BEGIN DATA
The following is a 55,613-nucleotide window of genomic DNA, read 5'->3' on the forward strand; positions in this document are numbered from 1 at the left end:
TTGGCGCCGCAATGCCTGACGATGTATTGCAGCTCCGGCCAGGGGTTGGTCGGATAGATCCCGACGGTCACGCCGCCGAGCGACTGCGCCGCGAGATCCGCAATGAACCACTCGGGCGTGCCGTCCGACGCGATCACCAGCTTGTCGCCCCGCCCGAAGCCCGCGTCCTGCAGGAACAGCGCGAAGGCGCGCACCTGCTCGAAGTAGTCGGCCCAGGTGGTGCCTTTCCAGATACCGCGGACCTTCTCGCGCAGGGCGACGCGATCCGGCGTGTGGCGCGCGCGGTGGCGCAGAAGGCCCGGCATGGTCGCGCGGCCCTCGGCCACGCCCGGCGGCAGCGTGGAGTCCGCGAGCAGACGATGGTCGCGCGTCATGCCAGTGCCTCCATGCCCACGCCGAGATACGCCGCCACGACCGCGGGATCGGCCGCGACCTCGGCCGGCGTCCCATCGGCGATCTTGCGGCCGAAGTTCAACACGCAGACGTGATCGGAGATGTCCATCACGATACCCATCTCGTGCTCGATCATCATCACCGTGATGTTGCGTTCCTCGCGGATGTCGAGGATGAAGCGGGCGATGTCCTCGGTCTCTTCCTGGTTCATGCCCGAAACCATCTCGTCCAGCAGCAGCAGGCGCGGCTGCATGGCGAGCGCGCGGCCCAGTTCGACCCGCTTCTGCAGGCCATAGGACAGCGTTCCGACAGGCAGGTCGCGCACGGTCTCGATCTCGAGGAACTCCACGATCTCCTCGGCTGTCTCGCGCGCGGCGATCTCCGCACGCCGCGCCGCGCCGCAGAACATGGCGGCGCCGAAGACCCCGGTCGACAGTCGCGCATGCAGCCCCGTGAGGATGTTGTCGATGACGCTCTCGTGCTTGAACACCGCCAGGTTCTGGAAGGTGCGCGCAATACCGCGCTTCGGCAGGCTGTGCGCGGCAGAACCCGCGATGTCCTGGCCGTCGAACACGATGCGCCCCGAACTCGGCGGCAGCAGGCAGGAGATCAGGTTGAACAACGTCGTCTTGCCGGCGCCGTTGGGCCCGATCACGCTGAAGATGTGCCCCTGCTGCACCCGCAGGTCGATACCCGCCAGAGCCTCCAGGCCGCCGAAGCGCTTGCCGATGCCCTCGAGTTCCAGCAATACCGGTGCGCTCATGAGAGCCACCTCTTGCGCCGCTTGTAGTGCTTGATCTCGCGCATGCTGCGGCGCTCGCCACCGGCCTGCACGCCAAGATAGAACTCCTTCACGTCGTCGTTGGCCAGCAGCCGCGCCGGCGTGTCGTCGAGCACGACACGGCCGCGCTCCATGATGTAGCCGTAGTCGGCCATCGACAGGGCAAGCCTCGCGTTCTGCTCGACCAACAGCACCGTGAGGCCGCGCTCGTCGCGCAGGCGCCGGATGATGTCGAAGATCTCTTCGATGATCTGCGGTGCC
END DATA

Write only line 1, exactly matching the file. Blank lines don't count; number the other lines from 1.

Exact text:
The following is a 55,613-nucleotide window of genomic DNA, read 5'->3' on the forward strand; positions in this document are numbered from 1 at the left end: